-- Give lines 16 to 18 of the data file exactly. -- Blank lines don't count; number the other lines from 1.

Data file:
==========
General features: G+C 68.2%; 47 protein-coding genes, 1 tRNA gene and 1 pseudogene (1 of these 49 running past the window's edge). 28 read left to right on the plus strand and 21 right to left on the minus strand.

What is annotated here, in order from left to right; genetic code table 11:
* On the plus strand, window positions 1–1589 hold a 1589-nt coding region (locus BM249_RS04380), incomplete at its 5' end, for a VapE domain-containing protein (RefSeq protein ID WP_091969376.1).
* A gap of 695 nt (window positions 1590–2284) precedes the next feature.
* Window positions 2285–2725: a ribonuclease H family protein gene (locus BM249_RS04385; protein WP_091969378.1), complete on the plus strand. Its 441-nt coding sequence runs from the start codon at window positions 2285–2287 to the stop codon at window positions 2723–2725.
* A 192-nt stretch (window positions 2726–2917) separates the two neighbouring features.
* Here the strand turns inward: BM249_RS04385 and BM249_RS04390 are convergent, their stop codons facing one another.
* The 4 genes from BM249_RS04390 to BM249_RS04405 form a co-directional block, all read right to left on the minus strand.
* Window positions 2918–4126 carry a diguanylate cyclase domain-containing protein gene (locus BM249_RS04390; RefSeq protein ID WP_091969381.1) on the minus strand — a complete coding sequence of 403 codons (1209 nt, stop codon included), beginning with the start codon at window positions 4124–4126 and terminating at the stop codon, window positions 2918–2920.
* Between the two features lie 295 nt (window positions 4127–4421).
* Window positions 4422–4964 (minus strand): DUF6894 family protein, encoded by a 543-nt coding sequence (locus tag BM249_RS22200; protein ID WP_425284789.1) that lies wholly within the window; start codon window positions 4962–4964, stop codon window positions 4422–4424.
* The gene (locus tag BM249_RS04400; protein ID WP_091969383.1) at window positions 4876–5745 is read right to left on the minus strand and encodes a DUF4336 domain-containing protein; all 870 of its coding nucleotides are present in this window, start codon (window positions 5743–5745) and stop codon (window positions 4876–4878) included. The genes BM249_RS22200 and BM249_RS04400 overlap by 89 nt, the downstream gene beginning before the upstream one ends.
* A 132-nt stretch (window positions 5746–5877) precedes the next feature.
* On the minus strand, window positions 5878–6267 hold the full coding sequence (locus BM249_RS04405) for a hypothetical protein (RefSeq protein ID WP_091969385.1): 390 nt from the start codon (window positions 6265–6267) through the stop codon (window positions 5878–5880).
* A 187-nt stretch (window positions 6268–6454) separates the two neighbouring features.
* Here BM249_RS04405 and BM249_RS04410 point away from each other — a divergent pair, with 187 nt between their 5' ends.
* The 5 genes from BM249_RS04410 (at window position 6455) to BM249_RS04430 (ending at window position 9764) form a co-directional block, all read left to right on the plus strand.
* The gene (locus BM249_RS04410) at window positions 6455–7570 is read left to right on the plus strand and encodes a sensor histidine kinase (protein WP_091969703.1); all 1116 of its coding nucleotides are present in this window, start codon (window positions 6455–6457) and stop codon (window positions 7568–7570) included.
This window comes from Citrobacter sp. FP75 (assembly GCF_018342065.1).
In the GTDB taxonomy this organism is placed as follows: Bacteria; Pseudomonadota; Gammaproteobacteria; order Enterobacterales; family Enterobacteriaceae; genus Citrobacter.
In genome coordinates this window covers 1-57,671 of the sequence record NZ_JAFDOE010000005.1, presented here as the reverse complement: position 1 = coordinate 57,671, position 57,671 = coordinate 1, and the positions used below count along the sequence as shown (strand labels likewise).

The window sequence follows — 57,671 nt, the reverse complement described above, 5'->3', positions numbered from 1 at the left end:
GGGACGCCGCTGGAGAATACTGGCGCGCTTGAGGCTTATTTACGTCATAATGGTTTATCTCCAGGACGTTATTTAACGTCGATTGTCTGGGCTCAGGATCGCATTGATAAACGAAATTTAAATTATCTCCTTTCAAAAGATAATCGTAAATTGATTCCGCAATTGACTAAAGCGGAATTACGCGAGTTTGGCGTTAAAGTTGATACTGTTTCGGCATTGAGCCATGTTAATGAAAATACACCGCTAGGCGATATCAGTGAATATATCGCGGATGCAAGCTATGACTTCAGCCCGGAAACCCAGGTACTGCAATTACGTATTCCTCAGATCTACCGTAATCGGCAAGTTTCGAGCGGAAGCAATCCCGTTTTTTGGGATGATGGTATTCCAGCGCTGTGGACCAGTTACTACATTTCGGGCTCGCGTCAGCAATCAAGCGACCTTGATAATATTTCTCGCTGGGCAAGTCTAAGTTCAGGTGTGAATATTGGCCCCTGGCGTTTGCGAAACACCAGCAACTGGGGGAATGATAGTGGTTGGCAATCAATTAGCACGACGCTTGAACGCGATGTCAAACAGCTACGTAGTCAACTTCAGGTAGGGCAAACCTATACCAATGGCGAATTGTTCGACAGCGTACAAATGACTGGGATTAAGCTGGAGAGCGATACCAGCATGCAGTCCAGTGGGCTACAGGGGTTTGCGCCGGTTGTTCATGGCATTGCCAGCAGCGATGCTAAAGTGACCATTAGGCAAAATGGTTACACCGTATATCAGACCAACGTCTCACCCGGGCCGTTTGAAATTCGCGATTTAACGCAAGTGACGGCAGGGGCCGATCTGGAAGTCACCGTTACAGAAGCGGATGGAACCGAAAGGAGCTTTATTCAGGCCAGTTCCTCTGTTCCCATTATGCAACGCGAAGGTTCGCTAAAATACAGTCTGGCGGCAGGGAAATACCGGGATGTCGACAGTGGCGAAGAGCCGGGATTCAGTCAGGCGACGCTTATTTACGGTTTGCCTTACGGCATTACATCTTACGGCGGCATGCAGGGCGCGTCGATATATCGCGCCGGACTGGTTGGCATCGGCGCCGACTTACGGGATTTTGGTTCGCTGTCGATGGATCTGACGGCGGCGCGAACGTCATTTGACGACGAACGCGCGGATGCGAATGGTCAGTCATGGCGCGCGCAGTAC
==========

* Here BM249_RS04405 and BM249_RS04410 point away from each other — a divergent pair, with 187 nt between their 5' ends.
* The 5 genes from BM249_RS04410 (at window position 6455) to BM249_RS04430 (ending at window position 9764) form a co-directional block, all read left to right on the plus strand.
* The gene (locus BM249_RS04410) at window positions 6455–7570 is read left to right on the plus strand and encodes a sensor histidine kinase (protein WP_091969703.1); all 1116 of its coding nucleotides are present in this window, start codon (window positions 6455–6457) and stop codon (window positions 7568–7570) included.